through the 10 K pre-set is given to the non- inverting (+ve)
terminal and this sets the high level cut.
When the input DC from the sensor is less than Zener voltage the
output of the op-amp is low and vice-versa. When the input DC
voltage is equal to the zener voltage, the op-amps output is
4. Time delay
Iíve selected the 555 timer due to following reasons.
1. Timing from microseconds through hours.
2. Ability to operate from wide range of supply voltages.
3. High temperature stability.
4. Easily Available.
5. Its triggering circuit is quite sensitive.
This is basically a monostable. The external timing capacitor C2
is held initially discharged by the timer. The circuit triggers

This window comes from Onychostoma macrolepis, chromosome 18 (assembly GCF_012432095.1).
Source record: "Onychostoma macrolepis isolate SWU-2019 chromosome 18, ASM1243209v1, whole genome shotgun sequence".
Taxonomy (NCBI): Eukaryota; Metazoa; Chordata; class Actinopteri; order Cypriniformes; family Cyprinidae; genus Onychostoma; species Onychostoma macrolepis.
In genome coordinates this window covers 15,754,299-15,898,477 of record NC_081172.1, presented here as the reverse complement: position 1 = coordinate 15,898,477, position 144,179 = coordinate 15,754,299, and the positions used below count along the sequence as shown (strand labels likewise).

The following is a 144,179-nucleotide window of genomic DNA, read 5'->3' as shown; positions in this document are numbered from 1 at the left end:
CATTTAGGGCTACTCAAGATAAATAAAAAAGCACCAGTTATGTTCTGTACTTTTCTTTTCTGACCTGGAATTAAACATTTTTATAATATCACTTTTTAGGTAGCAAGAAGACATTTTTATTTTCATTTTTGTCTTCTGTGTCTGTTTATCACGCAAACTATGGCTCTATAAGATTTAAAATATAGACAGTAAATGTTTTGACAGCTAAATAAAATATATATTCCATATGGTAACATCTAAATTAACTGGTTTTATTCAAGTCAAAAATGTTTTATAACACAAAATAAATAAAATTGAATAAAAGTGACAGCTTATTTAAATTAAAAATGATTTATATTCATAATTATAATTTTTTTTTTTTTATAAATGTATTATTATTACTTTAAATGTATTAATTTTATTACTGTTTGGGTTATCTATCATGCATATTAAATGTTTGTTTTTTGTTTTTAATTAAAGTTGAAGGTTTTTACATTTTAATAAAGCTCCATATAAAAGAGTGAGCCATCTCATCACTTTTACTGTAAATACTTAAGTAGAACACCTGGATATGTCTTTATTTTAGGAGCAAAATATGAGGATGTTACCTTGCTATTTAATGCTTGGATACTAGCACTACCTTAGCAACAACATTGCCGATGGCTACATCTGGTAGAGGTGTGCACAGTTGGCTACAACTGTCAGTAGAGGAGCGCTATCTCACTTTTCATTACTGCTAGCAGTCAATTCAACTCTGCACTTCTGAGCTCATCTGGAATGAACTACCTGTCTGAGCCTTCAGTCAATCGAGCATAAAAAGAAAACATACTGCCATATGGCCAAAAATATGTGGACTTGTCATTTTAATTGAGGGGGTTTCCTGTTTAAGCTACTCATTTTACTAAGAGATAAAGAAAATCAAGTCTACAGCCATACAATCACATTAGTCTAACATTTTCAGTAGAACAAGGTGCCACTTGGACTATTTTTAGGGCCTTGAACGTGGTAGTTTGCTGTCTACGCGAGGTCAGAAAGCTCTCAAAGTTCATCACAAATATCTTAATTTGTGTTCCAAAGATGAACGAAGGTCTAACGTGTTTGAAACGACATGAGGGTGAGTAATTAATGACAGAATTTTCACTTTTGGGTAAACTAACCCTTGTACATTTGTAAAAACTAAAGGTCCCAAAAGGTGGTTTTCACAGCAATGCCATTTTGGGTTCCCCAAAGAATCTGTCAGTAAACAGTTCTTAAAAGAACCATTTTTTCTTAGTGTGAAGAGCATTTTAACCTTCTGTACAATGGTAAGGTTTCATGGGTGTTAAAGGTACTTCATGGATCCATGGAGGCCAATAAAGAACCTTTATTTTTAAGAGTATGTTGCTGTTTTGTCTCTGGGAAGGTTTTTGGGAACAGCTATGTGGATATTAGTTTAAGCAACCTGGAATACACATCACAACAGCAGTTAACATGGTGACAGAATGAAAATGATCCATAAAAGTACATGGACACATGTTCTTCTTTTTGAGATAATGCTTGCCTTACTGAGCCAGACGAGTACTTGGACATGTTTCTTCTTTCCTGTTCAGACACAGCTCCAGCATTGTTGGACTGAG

upon receiving a pulse to its pin 2 when the level reaches 1/3
Vcc. Once triggered., the circuit will remain in that state until
the set time is elapsed or power to the circuit cuts off. The
delayed period in seconds is 1.1 C2.R1 where R1 is in megohms and
C2 is in microfarads. In practice, R1 should not exceed 20 M. If
you use an electrolytic capacitor for C2, select a unit for low
leakage. The time delay may have to be adjusted by varying R1 to
compensate for the wide tolerance of electrolytics.
The output from the voltage level detectors cannot directly drive
the relay and hence the relay driver is used.
In this a relay (12V <500 ohms) is
connected to the collector of NPN transistor. The out put voltage
from the comparator is applied to the base of NPN transistor
through a resistance R1. When the output from the comparator is
low the transistor is in OFF state and the relay is in